Students at Robert Bateman Secondary are volunteering their time and talents to create an outdoor classroom.

Students at Robert Bateman Secondary are volunteering their time and talents to create an outdoor classroom.

Outdoor classroom will balance art and nature at Bateman Secondary

Abbotsford students at Robert Bateman Secondary are trying to create an outdoor classroom and art garden.

Anyone who still remembers what life was like in high school can identify with the yearning to get out of the classroom and enjoy the spring sunshine – staring out the window and wishing the teacher would let you study outdoors.

At Robert Bateman Secondary, that longing could one day be fulfilled.

Students are working on creating a combination outdoor classroom/art garden, with the help of teachers and community volunteers.

The ever-evolving project started more than a year ago with the creation of a brick art bench at the school’s lower entrance. A second bench was also started and will be finished this year.

Now the school is working on incorporating the benches, more green space, an art wall and a new design to create an outdoor classroom.

Sherry Dunn, a teacher at Robert Bateman, said the students have been “digging out the site” where the outdoor classroom will eventually be created.

The classroom design is inspired by water and will incorporate four brick benches in a rain drop (semi-circle) shape, as well as additional benches behind it. A cedar roof is also planned.

“The kids have plans for raised gardens further along, including herb gardens for the Home-Ec department,” said Dunn.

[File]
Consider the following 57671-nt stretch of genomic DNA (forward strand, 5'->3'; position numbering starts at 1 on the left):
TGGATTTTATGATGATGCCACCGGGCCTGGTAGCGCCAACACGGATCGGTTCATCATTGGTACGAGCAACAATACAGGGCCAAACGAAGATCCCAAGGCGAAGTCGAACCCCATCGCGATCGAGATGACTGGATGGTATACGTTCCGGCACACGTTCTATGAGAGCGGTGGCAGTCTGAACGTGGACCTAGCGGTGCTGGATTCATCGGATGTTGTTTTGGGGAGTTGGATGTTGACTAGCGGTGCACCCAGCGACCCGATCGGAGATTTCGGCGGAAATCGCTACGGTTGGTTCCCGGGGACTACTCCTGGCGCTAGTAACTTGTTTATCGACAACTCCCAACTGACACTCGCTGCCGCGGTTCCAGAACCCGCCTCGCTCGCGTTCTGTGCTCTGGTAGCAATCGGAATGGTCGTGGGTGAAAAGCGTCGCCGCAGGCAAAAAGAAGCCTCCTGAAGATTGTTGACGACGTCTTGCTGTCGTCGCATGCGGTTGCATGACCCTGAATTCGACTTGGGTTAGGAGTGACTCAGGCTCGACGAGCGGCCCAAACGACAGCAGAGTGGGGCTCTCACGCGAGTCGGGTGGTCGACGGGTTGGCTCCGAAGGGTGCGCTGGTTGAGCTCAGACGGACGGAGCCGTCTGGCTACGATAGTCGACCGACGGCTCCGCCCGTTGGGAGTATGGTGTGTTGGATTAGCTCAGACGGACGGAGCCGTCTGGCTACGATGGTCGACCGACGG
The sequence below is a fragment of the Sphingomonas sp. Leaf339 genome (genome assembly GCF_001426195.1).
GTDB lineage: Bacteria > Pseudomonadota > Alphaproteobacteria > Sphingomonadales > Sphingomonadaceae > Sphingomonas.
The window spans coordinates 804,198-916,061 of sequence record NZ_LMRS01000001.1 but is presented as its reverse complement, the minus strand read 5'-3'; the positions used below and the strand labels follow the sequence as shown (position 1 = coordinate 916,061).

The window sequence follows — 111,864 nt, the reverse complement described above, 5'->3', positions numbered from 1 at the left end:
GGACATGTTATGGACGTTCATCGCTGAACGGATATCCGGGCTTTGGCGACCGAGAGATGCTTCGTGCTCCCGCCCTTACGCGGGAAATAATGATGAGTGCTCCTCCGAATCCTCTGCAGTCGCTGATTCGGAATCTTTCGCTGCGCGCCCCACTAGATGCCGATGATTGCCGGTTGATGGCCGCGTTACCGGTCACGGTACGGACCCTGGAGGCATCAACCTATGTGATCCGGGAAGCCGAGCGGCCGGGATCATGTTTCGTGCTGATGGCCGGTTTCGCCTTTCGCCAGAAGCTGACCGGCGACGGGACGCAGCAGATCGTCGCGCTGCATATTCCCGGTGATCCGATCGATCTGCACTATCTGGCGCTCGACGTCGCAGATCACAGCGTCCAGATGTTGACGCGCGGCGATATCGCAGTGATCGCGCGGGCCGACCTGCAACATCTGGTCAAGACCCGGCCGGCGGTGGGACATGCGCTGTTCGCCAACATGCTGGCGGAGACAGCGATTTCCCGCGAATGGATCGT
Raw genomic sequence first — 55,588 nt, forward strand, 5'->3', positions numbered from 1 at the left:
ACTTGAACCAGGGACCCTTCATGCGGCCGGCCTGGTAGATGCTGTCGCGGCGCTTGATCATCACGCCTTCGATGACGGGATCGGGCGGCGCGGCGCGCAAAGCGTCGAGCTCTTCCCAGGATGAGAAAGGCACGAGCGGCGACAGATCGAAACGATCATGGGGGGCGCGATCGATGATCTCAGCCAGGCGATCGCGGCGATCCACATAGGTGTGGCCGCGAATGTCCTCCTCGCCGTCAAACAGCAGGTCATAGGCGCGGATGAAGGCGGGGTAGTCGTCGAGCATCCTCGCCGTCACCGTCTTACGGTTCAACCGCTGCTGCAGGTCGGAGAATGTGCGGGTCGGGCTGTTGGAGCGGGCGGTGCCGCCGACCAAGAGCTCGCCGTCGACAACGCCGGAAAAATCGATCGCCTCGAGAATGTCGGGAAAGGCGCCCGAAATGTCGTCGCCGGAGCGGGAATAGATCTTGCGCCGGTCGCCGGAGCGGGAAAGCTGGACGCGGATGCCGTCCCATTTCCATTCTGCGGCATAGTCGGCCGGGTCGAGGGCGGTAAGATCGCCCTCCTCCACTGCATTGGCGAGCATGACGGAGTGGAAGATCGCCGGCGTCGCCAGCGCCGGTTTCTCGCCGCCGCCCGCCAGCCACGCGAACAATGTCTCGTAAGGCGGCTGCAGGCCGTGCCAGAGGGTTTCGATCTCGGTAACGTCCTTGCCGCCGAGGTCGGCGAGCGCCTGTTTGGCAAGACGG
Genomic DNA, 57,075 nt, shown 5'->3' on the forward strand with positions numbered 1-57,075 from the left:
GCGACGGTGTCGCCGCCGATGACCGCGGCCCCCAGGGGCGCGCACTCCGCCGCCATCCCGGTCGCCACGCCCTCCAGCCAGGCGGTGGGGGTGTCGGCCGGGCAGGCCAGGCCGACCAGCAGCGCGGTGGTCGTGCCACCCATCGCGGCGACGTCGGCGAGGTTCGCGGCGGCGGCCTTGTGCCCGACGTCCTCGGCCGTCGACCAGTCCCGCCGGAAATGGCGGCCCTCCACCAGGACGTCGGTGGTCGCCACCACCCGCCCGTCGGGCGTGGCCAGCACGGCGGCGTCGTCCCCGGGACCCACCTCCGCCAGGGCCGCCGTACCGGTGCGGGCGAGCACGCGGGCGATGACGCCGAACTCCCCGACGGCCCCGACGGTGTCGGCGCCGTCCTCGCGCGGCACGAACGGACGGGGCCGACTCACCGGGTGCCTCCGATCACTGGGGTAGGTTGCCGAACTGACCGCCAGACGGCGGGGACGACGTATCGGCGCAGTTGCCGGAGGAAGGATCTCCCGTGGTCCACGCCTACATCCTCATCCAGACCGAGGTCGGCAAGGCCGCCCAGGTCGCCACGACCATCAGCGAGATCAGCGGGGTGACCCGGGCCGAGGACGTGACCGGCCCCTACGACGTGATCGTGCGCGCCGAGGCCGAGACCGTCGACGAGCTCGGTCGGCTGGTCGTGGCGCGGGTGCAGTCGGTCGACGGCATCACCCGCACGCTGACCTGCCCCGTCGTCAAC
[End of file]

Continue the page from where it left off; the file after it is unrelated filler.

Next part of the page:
Two Grade 12 students, Janver Castro and Tessa Webb, have been collaborating on the project, creating a distinctive look.

“I helped design the overall layout,” said Castro, adding he’s worked closely with Webb and Dunn to make the project a reality.

“I thought it would be a really cool project to do, get involved with the school and have a legacy project,” said Webb.

The students are hopeful that the foundation can be poured this year and the second bench completed.

“It’s probably going to take another year or two to get everything built,” said Webb.

She said other students will design more aspects to keep the project evolving.

When completed, “whole classes” should be able to come out and use the area.

“They can be more connected with the environment. It’s just a place where kids can hang out and learn and be outside and enjoy nature,” said Webb.

Both Webb and Castro will graduate before the project is complete, but they hope to stay involved for years to come.

Other students have already kept that commitment.

Taylor Main, who designed the second, uncompleted bench, graduated last year but is still spending time at the school to see her portion of the project completed.

Now a student at the University of the Fraser Valley, Main said it was an interesting process to design the bench last year and now see it created.

The students involved in the project have benefitted from consulting with several outside artists on the concept and design of the outdoor classroom.

Those artists include the school’s namesake Robert Bateman, as well as Buster Simpson, Carmen McKay and Ingrid Koivukangas.

In keeping with the water theme, Dunn received a donation of paddles from a local dragon boat team. The paddles will be used as rafters in the cedar roof.

Also lending his expertise to the project is Don MacBeth, a semi-retired brick mason and owner of D&M Bricklaying.

He has stepped in to help the students with construction.

The design has had to be altered, from time to time, to encompass some of the natural plants already in the area, in keeping with the school’s focus on being environmentally friendly.

But change is something Dunn expects, saying the project may never be truly completed as future students can add their own vision to the structure.